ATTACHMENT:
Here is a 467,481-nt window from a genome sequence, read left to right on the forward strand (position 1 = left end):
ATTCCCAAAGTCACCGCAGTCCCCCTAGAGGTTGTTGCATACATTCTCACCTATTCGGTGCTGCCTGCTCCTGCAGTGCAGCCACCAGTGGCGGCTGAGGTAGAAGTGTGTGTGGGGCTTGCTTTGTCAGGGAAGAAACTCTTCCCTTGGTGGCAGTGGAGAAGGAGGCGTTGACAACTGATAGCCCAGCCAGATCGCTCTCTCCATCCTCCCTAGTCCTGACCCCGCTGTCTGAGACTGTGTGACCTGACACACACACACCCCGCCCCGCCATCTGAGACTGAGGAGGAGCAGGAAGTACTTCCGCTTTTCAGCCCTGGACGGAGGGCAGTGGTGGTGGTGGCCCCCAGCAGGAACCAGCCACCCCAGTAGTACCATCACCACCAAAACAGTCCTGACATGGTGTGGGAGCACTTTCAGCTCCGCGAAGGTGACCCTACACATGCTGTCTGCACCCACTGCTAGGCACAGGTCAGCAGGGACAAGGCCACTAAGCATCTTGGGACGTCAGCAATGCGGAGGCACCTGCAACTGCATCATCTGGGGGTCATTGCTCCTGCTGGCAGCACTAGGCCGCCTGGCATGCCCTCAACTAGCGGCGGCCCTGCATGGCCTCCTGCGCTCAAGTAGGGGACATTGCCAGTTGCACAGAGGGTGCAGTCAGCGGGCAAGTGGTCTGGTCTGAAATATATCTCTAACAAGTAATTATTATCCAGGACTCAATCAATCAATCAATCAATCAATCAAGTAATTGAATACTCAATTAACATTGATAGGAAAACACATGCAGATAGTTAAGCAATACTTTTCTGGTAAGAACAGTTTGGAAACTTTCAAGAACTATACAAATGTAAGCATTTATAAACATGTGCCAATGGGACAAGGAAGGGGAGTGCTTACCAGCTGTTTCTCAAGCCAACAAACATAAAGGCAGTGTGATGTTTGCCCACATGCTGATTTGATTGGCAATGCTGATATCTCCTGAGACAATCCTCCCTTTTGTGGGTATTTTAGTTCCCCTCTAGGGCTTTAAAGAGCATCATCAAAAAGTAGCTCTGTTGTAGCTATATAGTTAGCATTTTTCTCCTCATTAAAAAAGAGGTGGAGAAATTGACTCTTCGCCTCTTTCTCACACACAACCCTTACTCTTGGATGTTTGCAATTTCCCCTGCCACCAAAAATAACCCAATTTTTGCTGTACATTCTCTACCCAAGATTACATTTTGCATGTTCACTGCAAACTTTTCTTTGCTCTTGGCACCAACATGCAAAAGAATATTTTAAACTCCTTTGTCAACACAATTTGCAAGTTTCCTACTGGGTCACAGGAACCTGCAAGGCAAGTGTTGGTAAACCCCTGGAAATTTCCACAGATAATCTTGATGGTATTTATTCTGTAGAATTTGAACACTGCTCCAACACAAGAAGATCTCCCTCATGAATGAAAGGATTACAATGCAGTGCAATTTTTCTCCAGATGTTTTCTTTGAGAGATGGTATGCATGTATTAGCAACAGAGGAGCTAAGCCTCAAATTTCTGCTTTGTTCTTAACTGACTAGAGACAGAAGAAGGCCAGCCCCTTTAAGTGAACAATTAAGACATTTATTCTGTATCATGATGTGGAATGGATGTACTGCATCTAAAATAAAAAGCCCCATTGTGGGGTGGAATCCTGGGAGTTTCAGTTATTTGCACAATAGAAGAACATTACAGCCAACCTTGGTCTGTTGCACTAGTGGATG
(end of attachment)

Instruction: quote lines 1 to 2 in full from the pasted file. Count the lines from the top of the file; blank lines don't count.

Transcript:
Here is a 467,481-nt window from a genome sequence, read left to right on the forward strand (position 1 = left end):
ATTCCCAAAGTCACCGCAGTCCCCCTAGAGGTTGTTGCATACATTCTCACCTATTCGGTGCTGCCTGCTCCTGCAGTGCAGCCACCAGTGGCGGCTGAGGTAGAAGTGTGTGTGGGGCTTGCTTTGTCAGGGAAGAAACTCTTCCCTTGGTGGCAGTGGAGAAGGAGGCGTTGACAACTGATAGCCCAGCCAGATCGCTCTCTCCATCCTCCCTAGTCCTGACCCCGCTGTCTGAGACTGTGTGACCTGACACACACACACCCCGCCCCGCCATCTGAGACTGAGGAGGAGCAGGAAGTACTTCCGCTTTTCAGCCCTGGACGGAGGGCAGTGGTGGTGGTGGCCCCCAGCAGGAACCAGCCACCCCAGTAGTACCATCACCACCAAAACAGTCCTGACATGGTGTGGGAGCACTTTCAGCTCCGCGAAGGTGACCCTACACATGCTGTCTGCACCCACTGCTAGGCACAGGTCAGCAGGGACAAGGCCACTAAGCATCTTGGGACGTCAGCAATGCGGAGGCACCTGCAACTGCATCATCTGGGGGTCATTGCTCCTGCTGGCAGCACTAGGCCGCCTGGCATGCCCTCAACTAGCGGCGGCCCTGCATGGCCTCCTGCGCTCAAGTAGGGGACATTGCCAGTTGCACAGAGGGTGCAGTCAGCGGGCAAGTGGTCTGGTCTGAAATATATCTCTAACAAGTAATTATTATCCAGGACTCAATCAATCAATCAATCAATCAATCAAGTAATTGAATACTCAATTAACATTGATAGGAAAACACATGCAGATAGTTAAGCAATACTTTTCTGGTAAGAACAGTTTGGAAACTTTCAAGAACTATACAAATGTAAGCATTTATAAACATGTGCCAATGGGACAAGGAAGGGGAGTGCTTACCAGCTGTTTCTCAAGCCAACAAACATAAAGGCAGTGTGATGTTTGCCCACATGCTGATTTGATTGGCAATGCTGATATCTCCTGAGACAATCCTCCCTTTTGTGGGTATTTTAGTTCCCCTCTAGGGCTTTAAAGAGCATCATCAAAAAGTAGCTCTGTTGTAGCTATATAGTTAGCATTTTTCTCCTCATTAAAAAAGAGGTGGAGAAATTGACTCTTCGCCTCTTTCTCACACACAACCCTTACTCTTGGATGTTTGCAATTTCCCCTGCCACCAAAAATAACCCAATTTTTGCTGTACATTCTCTACCCAAGATTACATTTTGCATGTTCACTGCAAACTTTTCTTTGCTCTTGGCACCAACATGCAAAAGAATATTTTAAACTCCTTTGTCAACACAATTTGCAAGTTTCCTACTGGGTCACAGGAACCTGCAAGGCAAGTGTTGGTAAACCCCTGGAAATTTCCACAGATAATCTTGATGGTATTTATTCTGTAGAATTTGAACACTGCTCCAACACAAGAAGATCTCCCTCATGAATGAAAGGATTACAATGCAGTGCAATTTTTCTCCAGATGTTTTCTTTGAGAGATGGTATGCATGTATTAGCAACAGAGGAGCTAAGCCTCAAATTTCTGCTTTGTTCTTAACTGACTAGAGACAGAAGAAGGCCAGCCCCTTTAAGTGAACAATTAAGACATTTATTCTGTATCATGATGTGGAATGGATGTACTGCATCTAAAATAAAAAGCCCCATTGTGGGGTGGAATCCTGGGAGTTTCAGTTATTTGCACAATAGAAGAACATTACAGCCAACCTTGGTCTGTTGCACTAGTGGATG